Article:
3. The question part of the response, said kindly, could either stimulate positive conversation about adoption (people often ask about adoption because they want to share their personal connections with it), or stub out inappropriate nosiness.
In bringing these examples up and sharing my last post on PAL, I don't want the people in our lives to worry too much about stumbling for the right words. And I know that it's taken M. and me a bit of rethinking to find language that truly articulates our beliefs and values associated with adoption, and we still eat shoe from time to time. Being aware and practicing has helped, which is why I bring it up now.

By the time our son or daughter arrives, I know you will all be so well versed, you will be able to tell anyone who inquires who the kid's real family is.

Monday, April 20, 2009

Say it Right, PAL!

Words are powerful. Language can not only describe reality, it can shape it. How we can intentionally - or unintentionally - use words to control the perceptions of others is something that has interested me for a long time and in fact was the theme of my undergrad thesis, "Language for Self-Empowerment: A Handbook for Women."

This conviction has led M. and me to think a lot and discuss some how we'll talk about adoption with our child. Since we never want to have to tell our kid s/he was adopted - it will be part of his/her awareness from the beginning - we're already trying to choose our words carefully. We want to practice now so that we have the patter down well before it can influence our son or daughter's self-perception.

We have become quite comfortable with positive adoption language (PAL). Undoubtedly, some will see this word parsing as "political correctness" gone amok. We don't. We see it as an opportunity to minimize any stigma associated with adoption and build pride in our family for how we've come together by choosing words with positive or neutral connotations.

Here is a list of words traditionally associated with adoption that have negative or shameful implications. They are in italics. Following each is an example of a preferred term in bold. This list was published by our agency, the Independent Adoption Center, but we've seem others like it in lots of different adoption literature.

Real parent


Natural parent

Biological parent

Own child
Birth child

Adopted child
My child


Born to unmarried parents

Give up
Terminate parental rights

Give away
Make an adoption plan

To keep
To parent

Making contact with

Adoptive parent
Parent (we will prefer "mom" and "dad" :)

An unwanted child

Child placed for adoption

Child taken away
Court termination

Handicapped child

Child with special needs

Is adopted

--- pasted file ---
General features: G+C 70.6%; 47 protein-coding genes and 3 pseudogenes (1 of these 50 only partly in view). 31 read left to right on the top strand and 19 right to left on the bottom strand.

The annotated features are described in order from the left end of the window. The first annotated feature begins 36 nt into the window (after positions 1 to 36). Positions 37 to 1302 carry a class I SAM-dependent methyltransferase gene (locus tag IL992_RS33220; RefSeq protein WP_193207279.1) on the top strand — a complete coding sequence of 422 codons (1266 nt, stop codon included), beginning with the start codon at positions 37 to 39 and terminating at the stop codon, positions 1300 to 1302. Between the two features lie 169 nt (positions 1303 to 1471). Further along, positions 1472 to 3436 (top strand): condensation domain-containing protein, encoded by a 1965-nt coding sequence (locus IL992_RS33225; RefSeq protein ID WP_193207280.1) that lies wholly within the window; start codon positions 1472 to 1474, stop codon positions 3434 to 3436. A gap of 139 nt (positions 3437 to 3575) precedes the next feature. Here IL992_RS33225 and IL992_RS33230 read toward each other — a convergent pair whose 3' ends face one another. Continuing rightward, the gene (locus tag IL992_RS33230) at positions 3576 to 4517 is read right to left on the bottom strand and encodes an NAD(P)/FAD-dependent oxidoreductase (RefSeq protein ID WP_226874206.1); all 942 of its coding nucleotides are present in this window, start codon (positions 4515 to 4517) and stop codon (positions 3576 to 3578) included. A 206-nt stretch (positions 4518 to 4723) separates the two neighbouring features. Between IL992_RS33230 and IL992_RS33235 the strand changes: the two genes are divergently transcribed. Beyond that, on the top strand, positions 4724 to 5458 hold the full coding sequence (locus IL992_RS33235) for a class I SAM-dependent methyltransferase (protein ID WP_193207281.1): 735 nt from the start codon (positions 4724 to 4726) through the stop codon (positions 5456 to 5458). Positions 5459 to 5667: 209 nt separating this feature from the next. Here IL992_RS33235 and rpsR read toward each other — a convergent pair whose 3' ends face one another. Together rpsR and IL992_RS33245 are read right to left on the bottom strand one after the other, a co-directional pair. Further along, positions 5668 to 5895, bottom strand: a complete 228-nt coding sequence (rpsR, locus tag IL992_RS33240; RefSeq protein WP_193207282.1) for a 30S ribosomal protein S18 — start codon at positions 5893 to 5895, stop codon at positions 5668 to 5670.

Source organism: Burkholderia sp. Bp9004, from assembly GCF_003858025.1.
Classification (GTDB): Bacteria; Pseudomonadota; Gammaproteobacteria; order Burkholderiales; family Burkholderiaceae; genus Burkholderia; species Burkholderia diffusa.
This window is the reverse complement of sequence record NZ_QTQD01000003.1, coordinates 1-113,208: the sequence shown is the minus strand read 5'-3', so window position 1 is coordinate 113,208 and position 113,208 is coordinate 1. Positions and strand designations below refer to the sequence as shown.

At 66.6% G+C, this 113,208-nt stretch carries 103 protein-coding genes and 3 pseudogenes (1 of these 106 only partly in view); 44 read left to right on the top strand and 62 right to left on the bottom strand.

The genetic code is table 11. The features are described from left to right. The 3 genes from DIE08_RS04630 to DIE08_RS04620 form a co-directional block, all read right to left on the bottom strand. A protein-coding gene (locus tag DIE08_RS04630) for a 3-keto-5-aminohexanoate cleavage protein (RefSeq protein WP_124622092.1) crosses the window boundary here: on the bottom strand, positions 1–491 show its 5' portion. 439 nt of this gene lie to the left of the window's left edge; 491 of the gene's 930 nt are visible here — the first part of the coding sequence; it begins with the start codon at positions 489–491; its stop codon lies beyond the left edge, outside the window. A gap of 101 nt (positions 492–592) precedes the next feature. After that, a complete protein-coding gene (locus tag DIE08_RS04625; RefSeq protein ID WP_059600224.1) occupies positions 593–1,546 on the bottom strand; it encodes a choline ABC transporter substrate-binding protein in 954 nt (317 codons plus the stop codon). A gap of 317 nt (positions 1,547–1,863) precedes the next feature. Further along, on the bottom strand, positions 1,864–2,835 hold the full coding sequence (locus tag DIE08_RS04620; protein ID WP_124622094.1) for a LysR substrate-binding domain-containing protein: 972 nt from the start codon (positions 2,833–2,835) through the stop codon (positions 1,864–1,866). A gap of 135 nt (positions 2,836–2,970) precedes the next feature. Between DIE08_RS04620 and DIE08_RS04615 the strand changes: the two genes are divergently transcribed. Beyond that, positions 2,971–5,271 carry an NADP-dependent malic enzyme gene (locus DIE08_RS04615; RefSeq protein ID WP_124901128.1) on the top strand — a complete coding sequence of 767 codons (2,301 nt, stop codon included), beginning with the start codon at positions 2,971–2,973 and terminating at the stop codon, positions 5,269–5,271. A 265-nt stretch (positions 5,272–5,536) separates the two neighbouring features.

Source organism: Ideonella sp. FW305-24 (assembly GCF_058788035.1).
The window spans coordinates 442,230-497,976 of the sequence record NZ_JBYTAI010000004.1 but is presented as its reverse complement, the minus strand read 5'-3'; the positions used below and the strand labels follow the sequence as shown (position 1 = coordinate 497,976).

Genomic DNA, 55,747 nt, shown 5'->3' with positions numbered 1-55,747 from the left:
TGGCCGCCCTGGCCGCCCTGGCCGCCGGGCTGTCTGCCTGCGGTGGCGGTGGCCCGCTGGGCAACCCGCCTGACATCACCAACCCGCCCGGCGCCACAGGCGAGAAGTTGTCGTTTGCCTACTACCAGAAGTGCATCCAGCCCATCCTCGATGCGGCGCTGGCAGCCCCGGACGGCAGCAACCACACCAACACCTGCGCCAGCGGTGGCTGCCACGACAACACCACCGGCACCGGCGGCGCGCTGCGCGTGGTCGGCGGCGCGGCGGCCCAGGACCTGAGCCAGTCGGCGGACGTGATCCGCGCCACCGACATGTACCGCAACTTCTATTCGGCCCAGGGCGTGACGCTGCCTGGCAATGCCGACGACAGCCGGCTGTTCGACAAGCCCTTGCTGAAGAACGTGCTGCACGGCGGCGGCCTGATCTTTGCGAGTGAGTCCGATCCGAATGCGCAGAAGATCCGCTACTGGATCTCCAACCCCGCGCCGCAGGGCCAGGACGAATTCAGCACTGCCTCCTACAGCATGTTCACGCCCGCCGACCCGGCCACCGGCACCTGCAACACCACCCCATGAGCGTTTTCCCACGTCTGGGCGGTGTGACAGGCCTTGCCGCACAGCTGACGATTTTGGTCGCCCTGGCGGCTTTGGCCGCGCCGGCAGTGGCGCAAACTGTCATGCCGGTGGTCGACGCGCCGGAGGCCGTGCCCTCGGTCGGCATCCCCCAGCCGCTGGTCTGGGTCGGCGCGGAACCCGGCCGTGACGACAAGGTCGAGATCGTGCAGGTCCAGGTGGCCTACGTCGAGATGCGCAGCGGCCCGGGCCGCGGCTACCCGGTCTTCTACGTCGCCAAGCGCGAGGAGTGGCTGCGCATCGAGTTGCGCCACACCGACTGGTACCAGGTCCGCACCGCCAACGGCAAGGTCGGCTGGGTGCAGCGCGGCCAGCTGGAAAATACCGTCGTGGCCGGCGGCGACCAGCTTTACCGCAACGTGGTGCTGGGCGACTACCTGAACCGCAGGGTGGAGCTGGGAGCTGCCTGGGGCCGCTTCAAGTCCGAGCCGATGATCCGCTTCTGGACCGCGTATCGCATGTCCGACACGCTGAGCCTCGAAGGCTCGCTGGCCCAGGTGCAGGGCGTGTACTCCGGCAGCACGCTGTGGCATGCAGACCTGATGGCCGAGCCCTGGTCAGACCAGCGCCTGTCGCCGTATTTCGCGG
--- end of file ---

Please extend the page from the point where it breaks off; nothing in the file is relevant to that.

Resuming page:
Was adopted

This last one is a really good, interesting one. I think it is important to realize that while adoption is significant, it should not define anyone's identity. If what other families say is true, it won't take long after our child is with us that adoption becomes very peripheral in our consciousness to feeding, and diapering, and sleeping through the night. As time goes by, probably we won't talk about adoption a whole lot more than most families talk about pregnancy, labor, and delivery.

We would be grateful
if you would use PAL as well. It's important to do this, not just around our kid but always, in order to influence perceptions about adoption in general. After all, words can hurt just as much as sticks and stones.

Thursday, April 16, 2009

April Showers?

Of late there has been much discussion on our agency's online forum about whether and when adoptive parents should have a baby shower. A related topic is when to decorate the baby's room.

Inevitably, these discussions start with excited folks who've been recently matched. My sense is that they want some of the "fun" that they've witnessed their family members and friends who've had children the more traditional way experience. And let's face it: they want the goods! Like me, they'd love to receive thoughtful gifts, as they have enjoyed giving them so many times to new babies throughout the years. They want to fill their closet with adorable little outfits and line their shelves with bedtime stories. On the forums, they are asking those who've gone before them for permission to be truly excited about becoming parents.

Just as inevitably, those who've gone before will respond with words of encouragement mixed with caution. They share stories of failed matches made all the more painful by the unavoidable presence of pastel booties and DiaperGenies.

M. and I are not in a match yet, so I may eat these words but...My take on the question of when is too soon to plan for and celebrate the arrival of an adopted child is anytime before the little one is home with us.

What I think now would work well for us is to have a Welcome Baby party after the relinquishment period has concluded and we've had a little time to bond on our own with our kid. Then it will be such a pleasure to pass him or her around and see the delight s/he brings to the ones I love!